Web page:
and June 16, 2003
Application Receipt Dates:        July 20, 2001; November 21, 2001; 
                                  March 21, 2002; July 22, 2002; 
                                  November 22, 2002; March 21, 2003; 
                                  and July 21, 2003
NCAB Review Dates:                February 2002; May 2002; September 2002; 
                                  February 2003;  May 2003; September 2003; 
                                  February 2004
Earliest Anticipated Award Date:  April 1, 2002; July 1, 2002; November 1, 2002; 
                                  April 1 2003; July 1, 2003; November 1, 2003; 
                                  April 1, 2004

INCLUSION OF WOMEN AND MINORITIES IN RESEARCH INVOLVING HUMAN SUBJECTS

It is the policy of the NIH that women and members of minority groups and 
their sub- populations must be included in all NIH-supported biomedical and 
behavioral research projects involving human subjects, unless a clear and 
compelling rationale and justification is provided indicating that inclusion 
is inappropriate with respect to the health of the subjects or the purpose of 
the research.  This policy results from the NIH Revitalization Act of 1993 
(Section 492B of Public Law 103-43). 

All investigators proposing research involving human subjects should read the 
UPDATED "NIH Guidelines for Inclusion of Women and Minorities as Subjects in 
Clinical Research," published in the NIH Guide for Grants and Contracts on 
August 2, 2000  
(http://grants.nih.gov/grants/guide/notice-files/NOT-OD-00-048.html); 
a complete copy of the updated Guidelines is available at 
http://grants.nih.gov/grants/funding/women_min/guidelines_update.htm: The 
revisions relate to NIH defined Phase III clinical trials and require: a) all 
applications or proposals and/or protocols to provide a description of plans 
to conduct analyses, as appropriate, to address differences by sex/gender 
and/or racial/ethnic groups, including subgroups if applicable; and b) all 
investigators to report accrual, and to conduct and report analyses, as 
appropriate, by sex/gender and/or racial/ethnic group differences.

INCLUSION OF CHILDREN AS PARTICIPANTS IN RESEARCH INVOLVING HUMAN SUBJECTS

It is the policy of NIH that children (i.e., individuals under the age of 21) 
must be included in all human subjects research, conducted or supported by the 
NIH, unless there are clear and compelling scientific and ethical reasons not 
to include them.  This policy applies to all initial (Type 1) applications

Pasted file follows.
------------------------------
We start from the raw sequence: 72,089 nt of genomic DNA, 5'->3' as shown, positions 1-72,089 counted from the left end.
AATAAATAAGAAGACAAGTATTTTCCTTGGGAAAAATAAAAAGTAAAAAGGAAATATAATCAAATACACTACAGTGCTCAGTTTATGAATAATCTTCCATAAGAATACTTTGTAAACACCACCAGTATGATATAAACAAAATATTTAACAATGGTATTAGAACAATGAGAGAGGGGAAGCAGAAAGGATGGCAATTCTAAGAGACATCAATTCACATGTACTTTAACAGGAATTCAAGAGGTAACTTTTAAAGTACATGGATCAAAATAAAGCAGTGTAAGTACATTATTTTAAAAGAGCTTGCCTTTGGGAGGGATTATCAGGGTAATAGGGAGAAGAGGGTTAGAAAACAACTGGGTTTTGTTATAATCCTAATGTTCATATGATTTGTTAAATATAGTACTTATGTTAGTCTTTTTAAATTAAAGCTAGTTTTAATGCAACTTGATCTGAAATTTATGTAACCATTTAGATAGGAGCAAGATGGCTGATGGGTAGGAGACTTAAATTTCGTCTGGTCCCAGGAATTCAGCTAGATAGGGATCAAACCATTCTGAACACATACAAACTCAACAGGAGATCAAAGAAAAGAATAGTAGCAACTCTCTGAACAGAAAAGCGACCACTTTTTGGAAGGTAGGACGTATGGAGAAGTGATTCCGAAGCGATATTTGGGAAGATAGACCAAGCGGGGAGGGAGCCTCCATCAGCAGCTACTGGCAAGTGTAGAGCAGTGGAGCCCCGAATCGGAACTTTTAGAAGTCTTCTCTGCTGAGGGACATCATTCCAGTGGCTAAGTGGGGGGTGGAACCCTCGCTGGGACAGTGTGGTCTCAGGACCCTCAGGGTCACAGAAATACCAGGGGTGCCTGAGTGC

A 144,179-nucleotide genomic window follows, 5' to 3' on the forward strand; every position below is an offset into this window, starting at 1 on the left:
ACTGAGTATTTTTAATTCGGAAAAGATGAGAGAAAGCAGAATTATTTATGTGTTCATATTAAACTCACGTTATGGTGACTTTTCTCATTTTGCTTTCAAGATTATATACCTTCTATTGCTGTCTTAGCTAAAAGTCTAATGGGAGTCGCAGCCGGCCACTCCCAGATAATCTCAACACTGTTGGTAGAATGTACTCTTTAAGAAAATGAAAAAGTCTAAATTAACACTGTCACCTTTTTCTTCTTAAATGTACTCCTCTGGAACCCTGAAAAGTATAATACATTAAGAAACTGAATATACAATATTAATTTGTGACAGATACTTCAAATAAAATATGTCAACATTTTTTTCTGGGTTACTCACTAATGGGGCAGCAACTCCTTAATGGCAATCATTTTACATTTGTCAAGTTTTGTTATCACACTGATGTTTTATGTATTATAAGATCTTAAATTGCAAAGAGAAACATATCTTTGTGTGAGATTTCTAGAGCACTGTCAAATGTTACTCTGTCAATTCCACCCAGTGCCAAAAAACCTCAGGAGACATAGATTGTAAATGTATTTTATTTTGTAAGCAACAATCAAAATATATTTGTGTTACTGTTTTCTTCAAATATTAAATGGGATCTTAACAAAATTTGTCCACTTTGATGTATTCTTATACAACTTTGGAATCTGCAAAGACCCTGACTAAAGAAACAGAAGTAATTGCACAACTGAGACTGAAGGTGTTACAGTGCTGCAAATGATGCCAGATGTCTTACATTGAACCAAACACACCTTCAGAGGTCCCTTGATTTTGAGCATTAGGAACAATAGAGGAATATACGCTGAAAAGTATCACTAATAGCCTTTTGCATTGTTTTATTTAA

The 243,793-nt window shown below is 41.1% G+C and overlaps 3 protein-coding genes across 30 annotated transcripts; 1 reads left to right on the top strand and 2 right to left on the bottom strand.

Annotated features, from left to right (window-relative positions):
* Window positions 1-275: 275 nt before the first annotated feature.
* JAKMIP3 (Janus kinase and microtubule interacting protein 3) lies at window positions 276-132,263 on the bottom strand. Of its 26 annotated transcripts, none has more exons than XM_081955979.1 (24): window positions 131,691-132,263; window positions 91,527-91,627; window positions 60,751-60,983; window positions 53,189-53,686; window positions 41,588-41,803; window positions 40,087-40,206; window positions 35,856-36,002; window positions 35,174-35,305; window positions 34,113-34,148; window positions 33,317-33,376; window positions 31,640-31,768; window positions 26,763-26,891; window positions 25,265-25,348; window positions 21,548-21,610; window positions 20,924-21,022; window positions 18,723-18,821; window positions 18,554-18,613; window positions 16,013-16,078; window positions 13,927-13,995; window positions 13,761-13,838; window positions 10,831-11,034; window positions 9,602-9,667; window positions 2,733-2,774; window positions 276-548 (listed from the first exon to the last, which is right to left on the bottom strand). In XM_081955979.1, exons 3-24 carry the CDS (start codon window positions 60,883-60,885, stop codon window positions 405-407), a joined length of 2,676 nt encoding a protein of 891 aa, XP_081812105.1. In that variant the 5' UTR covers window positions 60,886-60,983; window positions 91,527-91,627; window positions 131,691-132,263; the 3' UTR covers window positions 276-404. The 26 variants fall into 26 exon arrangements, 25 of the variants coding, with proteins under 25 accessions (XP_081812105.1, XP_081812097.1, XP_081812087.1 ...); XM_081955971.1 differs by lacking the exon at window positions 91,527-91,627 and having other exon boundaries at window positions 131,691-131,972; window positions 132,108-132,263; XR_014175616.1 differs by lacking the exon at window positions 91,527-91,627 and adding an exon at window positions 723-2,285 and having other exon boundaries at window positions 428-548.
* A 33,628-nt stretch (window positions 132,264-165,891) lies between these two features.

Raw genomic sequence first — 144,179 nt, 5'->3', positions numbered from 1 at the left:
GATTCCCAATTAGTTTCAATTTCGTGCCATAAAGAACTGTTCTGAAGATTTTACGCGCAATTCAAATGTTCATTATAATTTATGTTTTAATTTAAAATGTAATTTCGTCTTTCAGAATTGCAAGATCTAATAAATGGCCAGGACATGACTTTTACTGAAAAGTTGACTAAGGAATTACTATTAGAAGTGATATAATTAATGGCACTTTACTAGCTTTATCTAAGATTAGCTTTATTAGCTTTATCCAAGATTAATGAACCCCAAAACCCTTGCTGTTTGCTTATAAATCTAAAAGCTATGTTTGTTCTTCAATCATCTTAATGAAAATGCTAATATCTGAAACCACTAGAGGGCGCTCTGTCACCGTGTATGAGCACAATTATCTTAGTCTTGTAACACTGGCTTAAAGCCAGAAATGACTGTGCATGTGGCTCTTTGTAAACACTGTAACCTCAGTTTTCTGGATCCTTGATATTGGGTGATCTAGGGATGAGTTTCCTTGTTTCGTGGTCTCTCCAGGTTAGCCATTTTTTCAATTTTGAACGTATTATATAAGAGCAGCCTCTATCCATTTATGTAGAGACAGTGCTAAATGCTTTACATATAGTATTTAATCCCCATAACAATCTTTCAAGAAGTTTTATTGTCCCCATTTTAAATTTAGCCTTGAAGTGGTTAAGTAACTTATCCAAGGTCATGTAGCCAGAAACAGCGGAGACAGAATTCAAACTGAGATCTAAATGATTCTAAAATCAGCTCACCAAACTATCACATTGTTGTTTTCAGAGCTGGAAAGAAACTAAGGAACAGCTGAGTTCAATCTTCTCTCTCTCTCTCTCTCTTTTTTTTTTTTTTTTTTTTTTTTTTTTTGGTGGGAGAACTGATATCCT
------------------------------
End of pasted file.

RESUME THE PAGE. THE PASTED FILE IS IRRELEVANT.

submitted for receipt dates after October 1, 1998.

All investigators proposing research involving human subjects should read the 
“NIH Policy and Guidelines on the Inclusion of Children as Participants in 
Research Involving Human Subjects” that was published in the NIH Guide for 
Grants and Contracts, March 6, 1998, and is available at the following URL 
address:  http://grants.nih.gov/grants/guide/notice-files/not98-024.html. 

Investigators also may obtain copies of the policy from the program staff 
listed under INQUIRIES.  Program staff may also provide additional relevant 
information concerning the policy.

REQUIRED EDUCATION IN THE PROTECTION OF HUMAN RESEARCH PARTICIPANTS

All investigators proposing research involving human subjects should read the 
NIH policy on education in the protection of human research participants now 
required for all investigators, which is published in the NIH Guide for Grants 
and Contracts, June 5, 2000 (Revised August 25, 2000), available at the 
following URL address 
http://grants.nih.gov/grants/guide/notice-files/NOT-OD-00-039.html.  
A continuing education program on the protection of human 
participants in research is now available online at http://cme.nci.nih.gov/.

URLS IN NIH GRANT APPLICATIONS OR APPENDICES

All applications and proposals for NIH funding must be self-contained within 
specified page limitations.  Unless otherwise specified in an NIH 
solicitation, internet addresses (URLs) should not be used to provide 
information necessary to the review because reviewers are under no obligation 
to view the Internet sites.  Reviewers are cautioned that their anonymity may 
be compromised when they directly access an Internet site.

HEALTHY PEOPLE 2010

The Public Health Service (PHS) is committed to achieving the health promotion 
and disease prevention objectives of "Healthy People 2010," a PHS led national 
activity for setting priority areas.  This PA, Applications of Innovative 
Technologies for the Molecular Analysis of Cancer: SBIR/STTR  is related to 
the priority area of cancer.  Potential applicants may obtain a copy of 
"Healthy People 2010" at http://www.health.gov/healthypeople/.

AUTHORITY AND REGULATIONS

This program is described in the Catalog of Federal Domestic Assistance No. 
93.394.  Awards are made under authorization of Sections 301 and 405 of the 
Public Health Service Act as amended (42 USC 241 and 284) and administered 
under NIH grants policies and Federal Regulations 42 CFR 52 and 45 CFR Parts 
74 and 92.  This program is not subject to the intergovernmental review 
requirements of Executive Order 12372 or Health Systems Agency review.

The PHS strongly encourages all grant recipients to provide a smoke-free 
workplace and promote the non-use of all tobacco products.  In addition, 
Public Law 103-227, the Pro-Children Act of 1994, prohibits smoking in certain 
facilities (or in some cases, any portion of a facility) in which regular or 
routine education, library, day care, health care, or early childhood 
development services are provided to children.  This is consistent with the 
PHS mission to protect and advance the physical and mental health of the 
American people.